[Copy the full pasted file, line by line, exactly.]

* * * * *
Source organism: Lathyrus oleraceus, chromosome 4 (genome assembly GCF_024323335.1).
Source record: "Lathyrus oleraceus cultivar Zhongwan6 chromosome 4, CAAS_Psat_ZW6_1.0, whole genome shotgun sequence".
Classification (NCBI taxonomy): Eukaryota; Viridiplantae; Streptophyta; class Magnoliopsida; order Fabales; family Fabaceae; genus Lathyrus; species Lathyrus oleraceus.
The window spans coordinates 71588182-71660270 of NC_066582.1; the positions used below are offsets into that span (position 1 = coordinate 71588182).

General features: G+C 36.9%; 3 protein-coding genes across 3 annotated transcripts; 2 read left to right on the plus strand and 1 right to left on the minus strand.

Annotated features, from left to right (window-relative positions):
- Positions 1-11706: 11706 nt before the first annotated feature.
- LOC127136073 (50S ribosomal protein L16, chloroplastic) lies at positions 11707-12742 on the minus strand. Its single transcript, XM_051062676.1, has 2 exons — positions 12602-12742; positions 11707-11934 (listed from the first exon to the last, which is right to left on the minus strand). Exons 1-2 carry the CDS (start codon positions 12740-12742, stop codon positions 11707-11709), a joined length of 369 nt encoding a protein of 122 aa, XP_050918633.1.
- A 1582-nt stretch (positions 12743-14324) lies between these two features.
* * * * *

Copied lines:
Source organism: Lathyrus oleraceus, chromosome 4 (genome assembly GCF_024323335.1).
Source record: "Lathyrus oleraceus cultivar Zhongwan6 chromosome 4, CAAS_Psat_ZW6_1.0, whole genome shotgun sequence".
Classification (NCBI taxonomy): Eukaryota; Viridiplantae; Streptophyta; class Magnoliopsida; order Fabales; family Fabaceae; genus Lathyrus; species Lathyrus oleraceus.
The window spans coordinates 71588182-71660270 of NC_066582.1; the positions used below are offsets into that span (position 1 = coordinate 71588182).

General features: G+C 36.9%; 3 protein-coding genes across 3 annotated transcripts; 2 read left to right on the plus strand and 1 right to left on the minus strand.

Annotated features, from left to right (window-relative positions):
- Positions 1-11706: 11706 nt before the first annotated feature.
- LOC127136073 (50S ribosomal protein L16, chloroplastic) lies at positions 11707-12742 on the minus strand. Its single transcript, XM_051062676.1, has 2 exons — positions 12602-12742; positions 11707-11934 (listed from the first exon to the last, which is right to left on the minus strand). Exons 1-2 carry the CDS (start codon positions 12740-12742, stop codon positions 11707-11709), a joined length of 369 nt encoding a protein of 122 aa, XP_050918633.1.
- A 1582-nt stretch (positions 12743-14324) lies between these two features.